Having learned to shoot in Manual Mode (M) in my digital photography course at the Delaware Art Museum, we darken the room and use flashlights to paint light onto our subjects. Cameras are on tripods for these exposures, which are often 20 seconds long. When done correctly, objects seem to emerge out of darkness, glowing.
Light painting is a terrific way to light a non-moving subject. In the hands of photographers like Harold Ross, it becomes an art form. Harold can take 20 or more images at a session, lighting one small part of the scene with each shot, then bringing all the images into Photoshop and layering them together to get the final image.
In class, we do it all in one exposure. We start with cameras on tripods in Manual (M) Mode with ISO as low as we can go, shutter speed at 20 seconds, and aperture at f/16. Then we release the shutter and begin painting the subject with our flashlights. Then we take more photos — adjusting our exposures, re-arranging the objects, and refining our light painting techniques. Even though the cameras are on tripods, we often delay the shutter release or use a remote shutter release to minimize camera shake. Also, we often use manual focus since auto-focusing can be funky in a dark room.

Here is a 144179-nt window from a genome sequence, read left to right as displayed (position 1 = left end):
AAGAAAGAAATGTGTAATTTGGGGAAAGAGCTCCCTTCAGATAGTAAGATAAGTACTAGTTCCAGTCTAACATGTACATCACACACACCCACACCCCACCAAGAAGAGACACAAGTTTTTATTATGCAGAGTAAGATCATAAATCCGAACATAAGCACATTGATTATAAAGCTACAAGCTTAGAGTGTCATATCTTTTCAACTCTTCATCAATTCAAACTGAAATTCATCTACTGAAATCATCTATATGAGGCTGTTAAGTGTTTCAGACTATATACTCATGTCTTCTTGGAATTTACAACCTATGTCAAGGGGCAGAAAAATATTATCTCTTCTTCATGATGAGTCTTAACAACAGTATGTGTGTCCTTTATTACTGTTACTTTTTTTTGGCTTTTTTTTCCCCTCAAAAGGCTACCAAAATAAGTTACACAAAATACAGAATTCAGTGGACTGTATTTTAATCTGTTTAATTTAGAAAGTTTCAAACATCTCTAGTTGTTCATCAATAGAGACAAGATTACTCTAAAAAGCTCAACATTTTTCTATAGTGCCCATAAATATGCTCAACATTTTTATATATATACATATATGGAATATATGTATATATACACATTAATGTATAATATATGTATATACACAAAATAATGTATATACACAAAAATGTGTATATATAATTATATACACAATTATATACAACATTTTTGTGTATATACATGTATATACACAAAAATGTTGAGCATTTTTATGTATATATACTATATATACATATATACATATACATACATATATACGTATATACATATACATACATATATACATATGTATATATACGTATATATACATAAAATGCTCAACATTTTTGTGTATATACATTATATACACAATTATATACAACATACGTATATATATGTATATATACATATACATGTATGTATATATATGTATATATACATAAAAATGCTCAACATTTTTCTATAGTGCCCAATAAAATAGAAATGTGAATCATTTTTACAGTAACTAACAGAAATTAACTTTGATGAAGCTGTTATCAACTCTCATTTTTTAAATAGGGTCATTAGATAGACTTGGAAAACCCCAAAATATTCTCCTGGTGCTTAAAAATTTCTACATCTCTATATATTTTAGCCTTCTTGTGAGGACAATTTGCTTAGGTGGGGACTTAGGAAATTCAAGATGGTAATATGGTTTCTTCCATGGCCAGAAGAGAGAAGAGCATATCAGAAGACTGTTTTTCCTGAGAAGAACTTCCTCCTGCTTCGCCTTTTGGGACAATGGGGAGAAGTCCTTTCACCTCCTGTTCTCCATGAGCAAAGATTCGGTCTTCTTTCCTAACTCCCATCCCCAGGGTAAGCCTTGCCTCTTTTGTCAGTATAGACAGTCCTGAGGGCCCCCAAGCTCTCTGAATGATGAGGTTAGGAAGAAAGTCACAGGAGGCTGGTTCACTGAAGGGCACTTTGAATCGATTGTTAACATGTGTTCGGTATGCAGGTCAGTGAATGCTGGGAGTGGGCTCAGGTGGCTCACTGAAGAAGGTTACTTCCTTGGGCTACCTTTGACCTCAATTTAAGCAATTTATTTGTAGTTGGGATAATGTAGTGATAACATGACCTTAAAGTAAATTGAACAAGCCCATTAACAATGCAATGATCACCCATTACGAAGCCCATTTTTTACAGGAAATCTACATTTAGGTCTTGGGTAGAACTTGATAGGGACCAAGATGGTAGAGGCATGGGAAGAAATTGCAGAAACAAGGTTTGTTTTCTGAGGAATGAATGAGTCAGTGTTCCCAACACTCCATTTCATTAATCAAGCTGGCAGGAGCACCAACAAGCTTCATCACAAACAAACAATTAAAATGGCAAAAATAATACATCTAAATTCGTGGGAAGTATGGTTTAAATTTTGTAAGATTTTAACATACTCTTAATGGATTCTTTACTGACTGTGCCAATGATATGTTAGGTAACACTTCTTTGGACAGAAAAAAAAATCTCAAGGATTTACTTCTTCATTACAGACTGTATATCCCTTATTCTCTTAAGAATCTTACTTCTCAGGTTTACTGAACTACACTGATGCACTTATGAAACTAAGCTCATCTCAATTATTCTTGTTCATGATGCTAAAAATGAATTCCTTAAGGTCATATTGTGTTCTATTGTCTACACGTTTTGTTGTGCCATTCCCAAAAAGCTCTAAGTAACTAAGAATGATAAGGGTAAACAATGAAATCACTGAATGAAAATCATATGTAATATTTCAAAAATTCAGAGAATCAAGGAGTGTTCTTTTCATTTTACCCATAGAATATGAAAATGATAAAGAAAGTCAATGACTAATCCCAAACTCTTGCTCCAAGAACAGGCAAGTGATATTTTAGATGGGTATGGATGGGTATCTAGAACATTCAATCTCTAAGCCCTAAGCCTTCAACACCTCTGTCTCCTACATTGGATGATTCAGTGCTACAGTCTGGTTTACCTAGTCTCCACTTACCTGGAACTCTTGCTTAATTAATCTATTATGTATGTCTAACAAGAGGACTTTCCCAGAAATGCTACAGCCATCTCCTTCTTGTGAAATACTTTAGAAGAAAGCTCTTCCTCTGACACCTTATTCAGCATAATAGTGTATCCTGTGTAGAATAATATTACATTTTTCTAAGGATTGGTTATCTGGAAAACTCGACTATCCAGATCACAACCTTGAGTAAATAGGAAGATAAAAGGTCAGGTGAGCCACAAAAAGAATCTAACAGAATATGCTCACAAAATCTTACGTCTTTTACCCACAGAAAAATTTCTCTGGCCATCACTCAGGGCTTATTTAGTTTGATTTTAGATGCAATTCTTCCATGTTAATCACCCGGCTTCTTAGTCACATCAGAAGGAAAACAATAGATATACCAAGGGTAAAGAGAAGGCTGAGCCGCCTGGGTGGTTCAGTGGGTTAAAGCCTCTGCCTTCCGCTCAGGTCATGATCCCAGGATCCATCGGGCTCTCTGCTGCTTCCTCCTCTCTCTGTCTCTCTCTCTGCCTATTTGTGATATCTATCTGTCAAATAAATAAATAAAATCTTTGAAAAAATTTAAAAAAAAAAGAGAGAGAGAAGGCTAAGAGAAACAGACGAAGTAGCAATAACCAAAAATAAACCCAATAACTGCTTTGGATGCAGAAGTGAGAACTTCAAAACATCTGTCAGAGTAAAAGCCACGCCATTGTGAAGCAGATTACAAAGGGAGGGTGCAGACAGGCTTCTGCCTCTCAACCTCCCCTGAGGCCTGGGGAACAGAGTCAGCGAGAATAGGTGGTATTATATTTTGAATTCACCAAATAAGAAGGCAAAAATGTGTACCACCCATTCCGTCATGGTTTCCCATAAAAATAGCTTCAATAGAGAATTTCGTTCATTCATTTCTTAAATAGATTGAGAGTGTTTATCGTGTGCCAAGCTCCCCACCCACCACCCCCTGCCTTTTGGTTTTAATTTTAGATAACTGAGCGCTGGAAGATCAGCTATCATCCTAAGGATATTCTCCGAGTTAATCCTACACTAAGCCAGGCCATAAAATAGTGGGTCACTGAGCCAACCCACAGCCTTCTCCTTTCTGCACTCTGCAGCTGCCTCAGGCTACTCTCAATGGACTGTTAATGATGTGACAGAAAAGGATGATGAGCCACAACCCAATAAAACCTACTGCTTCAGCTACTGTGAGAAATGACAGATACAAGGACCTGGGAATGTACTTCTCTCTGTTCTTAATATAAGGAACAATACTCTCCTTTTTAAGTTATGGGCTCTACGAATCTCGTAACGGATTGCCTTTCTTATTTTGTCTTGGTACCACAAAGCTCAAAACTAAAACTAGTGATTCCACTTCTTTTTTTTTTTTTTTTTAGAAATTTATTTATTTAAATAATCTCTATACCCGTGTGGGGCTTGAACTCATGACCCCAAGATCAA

Light painting teaches us that the way things look is very dependent on how they are lit.
Here are some light-painted photos taken by my students in class, and some photos of them by me as they painted with light, and some of my own light-painted photos. Click on any thumbnail image below to see it larger in a slide show. To return here, click on the “x” in the upper right of the slide show, or press the ESC key of your keyboard.